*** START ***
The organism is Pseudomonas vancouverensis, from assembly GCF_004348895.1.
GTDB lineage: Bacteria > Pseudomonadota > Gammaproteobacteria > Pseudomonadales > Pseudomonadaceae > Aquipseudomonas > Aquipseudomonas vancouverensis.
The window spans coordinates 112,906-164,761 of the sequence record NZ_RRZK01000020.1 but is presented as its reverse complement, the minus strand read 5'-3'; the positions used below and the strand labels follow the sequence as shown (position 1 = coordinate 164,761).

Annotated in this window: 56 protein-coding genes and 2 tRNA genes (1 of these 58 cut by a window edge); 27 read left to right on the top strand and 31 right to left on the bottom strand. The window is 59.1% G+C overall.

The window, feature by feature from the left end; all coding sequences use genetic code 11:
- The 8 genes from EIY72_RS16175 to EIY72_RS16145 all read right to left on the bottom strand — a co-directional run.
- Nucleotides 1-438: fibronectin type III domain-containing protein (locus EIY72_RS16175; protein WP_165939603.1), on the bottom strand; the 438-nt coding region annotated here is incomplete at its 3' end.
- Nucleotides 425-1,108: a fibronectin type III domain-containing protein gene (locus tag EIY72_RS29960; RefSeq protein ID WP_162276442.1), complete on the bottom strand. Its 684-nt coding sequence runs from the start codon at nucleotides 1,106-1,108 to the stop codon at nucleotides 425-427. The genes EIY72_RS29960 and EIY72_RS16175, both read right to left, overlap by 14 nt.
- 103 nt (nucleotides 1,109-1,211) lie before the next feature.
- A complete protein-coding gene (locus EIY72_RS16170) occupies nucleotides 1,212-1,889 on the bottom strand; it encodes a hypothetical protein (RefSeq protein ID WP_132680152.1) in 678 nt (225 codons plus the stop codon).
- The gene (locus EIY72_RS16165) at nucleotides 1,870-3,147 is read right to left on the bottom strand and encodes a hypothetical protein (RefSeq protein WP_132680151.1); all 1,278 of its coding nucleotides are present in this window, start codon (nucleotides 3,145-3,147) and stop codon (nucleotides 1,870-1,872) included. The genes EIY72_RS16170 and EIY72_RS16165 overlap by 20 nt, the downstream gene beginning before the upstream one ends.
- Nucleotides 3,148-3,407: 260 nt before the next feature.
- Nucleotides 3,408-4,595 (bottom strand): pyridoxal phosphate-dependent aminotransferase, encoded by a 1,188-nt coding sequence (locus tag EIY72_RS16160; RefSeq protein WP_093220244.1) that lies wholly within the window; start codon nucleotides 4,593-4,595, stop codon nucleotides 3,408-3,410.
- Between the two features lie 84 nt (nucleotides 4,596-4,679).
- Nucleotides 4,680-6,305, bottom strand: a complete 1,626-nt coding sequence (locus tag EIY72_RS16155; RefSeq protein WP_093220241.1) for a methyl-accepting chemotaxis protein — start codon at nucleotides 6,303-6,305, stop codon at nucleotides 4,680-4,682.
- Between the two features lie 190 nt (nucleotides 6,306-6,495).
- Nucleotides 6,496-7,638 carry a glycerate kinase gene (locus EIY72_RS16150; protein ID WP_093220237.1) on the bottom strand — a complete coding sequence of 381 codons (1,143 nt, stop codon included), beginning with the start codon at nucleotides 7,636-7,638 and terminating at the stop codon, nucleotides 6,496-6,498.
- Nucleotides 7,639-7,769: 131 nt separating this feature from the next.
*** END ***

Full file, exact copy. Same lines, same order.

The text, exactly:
The organism is Pseudomonas vancouverensis, from assembly GCF_004348895.1.
GTDB lineage: Bacteria > Pseudomonadota > Gammaproteobacteria > Pseudomonadales > Pseudomonadaceae > Aquipseudomonas > Aquipseudomonas vancouverensis.
The window spans coordinates 112,906-164,761 of the sequence record NZ_RRZK01000020.1 but is presented as its reverse complement, the minus strand read 5'-3'; the positions used below and the strand labels follow the sequence as shown (position 1 = coordinate 164,761).

Annotated in this window: 56 protein-coding genes and 2 tRNA genes (1 of these 58 cut by a window edge); 27 read left to right on the top strand and 31 right to left on the bottom strand. The window is 59.1% G+C overall.

The window, feature by feature from the left end; all coding sequences use genetic code 11:
- The 8 genes from EIY72_RS16175 to EIY72_RS16145 all read right to left on the bottom strand — a co-directional run.
- Nucleotides 1-438: fibronectin type III domain-containing protein (locus EIY72_RS16175; protein WP_165939603.1), on the bottom strand; the 438-nt coding region annotated here is incomplete at its 3' end.
- Nucleotides 425-1,108: a fibronectin type III domain-containing protein gene (locus tag EIY72_RS29960; RefSeq protein ID WP_162276442.1), complete on the bottom strand. Its 684-nt coding sequence runs from the start codon at nucleotides 1,106-1,108 to the stop codon at nucleotides 425-427. The genes EIY72_RS29960 and EIY72_RS16175, both read right to left, overlap by 14 nt.
- 103 nt (nucleotides 1,109-1,211) lie before the next feature.
- A complete protein-coding gene (locus EIY72_RS16170) occupies nucleotides 1,212-1,889 on the bottom strand; it encodes a hypothetical protein (RefSeq protein ID WP_132680152.1) in 678 nt (225 codons plus the stop codon).
- The gene (locus EIY72_RS16165) at nucleotides 1,870-3,147 is read right to left on the bottom strand and encodes a hypothetical protein (RefSeq protein WP_132680151.1); all 1,278 of its coding nucleotides are present in this window, start codon (nucleotides 3,145-3,147) and stop codon (nucleotides 1,870-1,872) included. The genes EIY72_RS16170 and EIY72_RS16165 overlap by 20 nt, the downstream gene beginning before the upstream one ends.
- Nucleotides 3,148-3,407: 260 nt before the next feature.
- Nucleotides 3,408-4,595 (bottom strand): pyridoxal phosphate-dependent aminotransferase, encoded by a 1,188-nt coding sequence (locus tag EIY72_RS16160; RefSeq protein WP_093220244.1) that lies wholly within the window; start codon nucleotides 4,593-4,595, stop codon nucleotides 3,408-3,410.
- Between the two features lie 84 nt (nucleotides 4,596-4,679).
- Nucleotides 4,680-6,305, bottom strand: a complete 1,626-nt coding sequence (locus tag EIY72_RS16155; RefSeq protein WP_093220241.1) for a methyl-accepting chemotaxis protein — start codon at nucleotides 6,303-6,305, stop codon at nucleotides 4,680-4,682.
- Between the two features lie 190 nt (nucleotides 6,306-6,495).
- Nucleotides 6,496-7,638 carry a glycerate kinase gene (locus EIY72_RS16150; protein ID WP_093220237.1) on the bottom strand — a complete coding sequence of 381 codons (1,143 nt, stop codon included), beginning with the start codon at nucleotides 7,636-7,638 and terminating at the stop codon, nucleotides 6,496-6,498.
- Nucleotides 7,639-7,769: 131 nt separating this feature from the next.